Using Verbal Markers to Improve Communication in Training – Reward Marker
In all training the dog’s best effort comes when the he is highly motivated both internally and externally to perform. It is easier to make him do what he wants to do.
The best working dogs and hunting/competition retrievers have high retrieve or tug drive. To make the most effective use of this drive for reward we need a way for the dog to connect his actions with his pursuit of the tug or retrieve.
The Reward Marker
Pick a word or short sound that you will reserve for this marker. We will use classical conditioning to pair this cue with the tug or retrieve. I use “OK.”
Start your training session with your tug or retrieve item in your pocket. Give the dog one command he knows well and can complete quickly, for instance “Sit.” When he sits give your marker “OK” and then reach for the tug and give him a short tug or throw his toy for a retrieve.
Repeat this until he shows by his immediate and excited response that he knows the marker word “OK” means the tug/retrieve is coming.
If the reward (tug/retrieve) always follows the marker and the marker always precedes the reward, the marker becomes very powerful and very useful. The marker becomes a bit of a reward itself (it is a conditioned reinforcer). It tells the dog he completed his task, (it is a terminal signal) and it helps the dog connect his actions to the reward, even when he is working at a distance and there is a delay between his act and the delivery of the reward (it is a bridge.)
Be sure to give the marker before you reach for the tug. If you reach for the tug and then give the marker the dog begins to watch your hands and is rewarded for breaking to engage the tug rather than for the act you are trying to reward.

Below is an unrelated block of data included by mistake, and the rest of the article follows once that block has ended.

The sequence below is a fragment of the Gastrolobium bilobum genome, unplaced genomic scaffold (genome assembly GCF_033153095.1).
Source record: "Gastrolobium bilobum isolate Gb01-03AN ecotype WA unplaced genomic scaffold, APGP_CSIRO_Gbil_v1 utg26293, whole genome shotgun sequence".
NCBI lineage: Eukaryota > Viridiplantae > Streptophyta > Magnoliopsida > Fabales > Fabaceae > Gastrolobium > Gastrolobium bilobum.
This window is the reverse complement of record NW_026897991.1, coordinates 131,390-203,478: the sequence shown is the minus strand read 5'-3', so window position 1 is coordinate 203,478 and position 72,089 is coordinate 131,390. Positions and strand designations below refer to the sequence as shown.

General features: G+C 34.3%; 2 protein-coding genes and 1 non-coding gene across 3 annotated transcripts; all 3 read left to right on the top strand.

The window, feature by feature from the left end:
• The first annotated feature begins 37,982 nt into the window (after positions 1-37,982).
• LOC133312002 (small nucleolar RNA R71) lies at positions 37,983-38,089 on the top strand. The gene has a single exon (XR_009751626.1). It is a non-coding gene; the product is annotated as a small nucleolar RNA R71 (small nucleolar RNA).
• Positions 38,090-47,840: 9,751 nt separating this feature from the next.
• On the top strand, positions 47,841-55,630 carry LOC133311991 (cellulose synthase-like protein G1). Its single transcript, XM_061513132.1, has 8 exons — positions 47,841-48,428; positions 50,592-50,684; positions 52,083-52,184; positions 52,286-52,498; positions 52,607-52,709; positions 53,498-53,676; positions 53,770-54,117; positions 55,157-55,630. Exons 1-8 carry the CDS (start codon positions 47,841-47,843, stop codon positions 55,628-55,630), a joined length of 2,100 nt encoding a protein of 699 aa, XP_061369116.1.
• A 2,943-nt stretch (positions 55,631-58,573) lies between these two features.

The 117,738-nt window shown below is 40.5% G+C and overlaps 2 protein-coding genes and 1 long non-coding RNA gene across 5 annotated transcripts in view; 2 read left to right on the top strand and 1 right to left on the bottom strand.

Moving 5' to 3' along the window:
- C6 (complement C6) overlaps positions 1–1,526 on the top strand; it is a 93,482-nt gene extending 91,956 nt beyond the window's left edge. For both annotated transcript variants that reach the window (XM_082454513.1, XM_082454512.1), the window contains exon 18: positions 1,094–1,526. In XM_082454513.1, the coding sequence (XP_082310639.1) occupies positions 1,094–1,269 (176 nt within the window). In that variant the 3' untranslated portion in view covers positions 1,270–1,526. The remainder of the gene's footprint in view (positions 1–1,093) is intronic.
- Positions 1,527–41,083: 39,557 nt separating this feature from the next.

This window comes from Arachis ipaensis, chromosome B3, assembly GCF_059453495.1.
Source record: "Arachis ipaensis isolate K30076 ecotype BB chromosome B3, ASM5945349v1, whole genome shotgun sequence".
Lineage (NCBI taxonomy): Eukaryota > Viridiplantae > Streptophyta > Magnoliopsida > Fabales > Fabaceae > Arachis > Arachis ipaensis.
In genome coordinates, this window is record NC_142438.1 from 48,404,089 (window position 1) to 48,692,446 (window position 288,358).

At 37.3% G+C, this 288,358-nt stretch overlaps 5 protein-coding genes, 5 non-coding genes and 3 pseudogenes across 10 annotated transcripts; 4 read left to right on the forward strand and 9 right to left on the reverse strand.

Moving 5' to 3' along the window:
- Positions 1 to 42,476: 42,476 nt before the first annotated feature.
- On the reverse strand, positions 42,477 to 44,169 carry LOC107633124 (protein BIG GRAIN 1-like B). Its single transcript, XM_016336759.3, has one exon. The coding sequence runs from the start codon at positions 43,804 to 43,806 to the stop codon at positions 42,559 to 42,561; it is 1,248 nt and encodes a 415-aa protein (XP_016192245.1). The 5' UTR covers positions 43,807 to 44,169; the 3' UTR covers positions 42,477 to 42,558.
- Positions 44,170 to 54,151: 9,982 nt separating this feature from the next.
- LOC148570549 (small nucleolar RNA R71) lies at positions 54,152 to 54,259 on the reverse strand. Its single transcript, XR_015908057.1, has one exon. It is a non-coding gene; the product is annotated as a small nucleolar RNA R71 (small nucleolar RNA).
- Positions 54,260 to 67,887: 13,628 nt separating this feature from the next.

Do not be predictable with the reward. If you give a tug/retrieve after every third command, your dog will quickly pick up on this. Soon he will not try as hard on the first two commands because he knows the third is the one produces what he wants.
To get the most from the tug/retrieve reward, this Verbal Marker should posses both mystery and certainty. Your dog should never know which response will make it happen but he will always know exactly what he did to make it happen.
This mystery is a powerful motivator. With every unrewarded response to command your dog will work harder, hoping that the next response will result in the big payoff.
Do not introduce the tug/retrieve reward during initial e-collar conditioning on new skills. It is easier for the dog to learn new e-collar responses when he is not working “in drive.” However, once he is conditioned on a command add the tug/retrieve reward.
The instant feedback provided by both the e-collar and the verbal marker reduces confusion and speeds learning.
This combination of E-collar to push for the behavior and the magnetic pull of powerful rewards results in a highly motivated dog that responds reliably and quickly.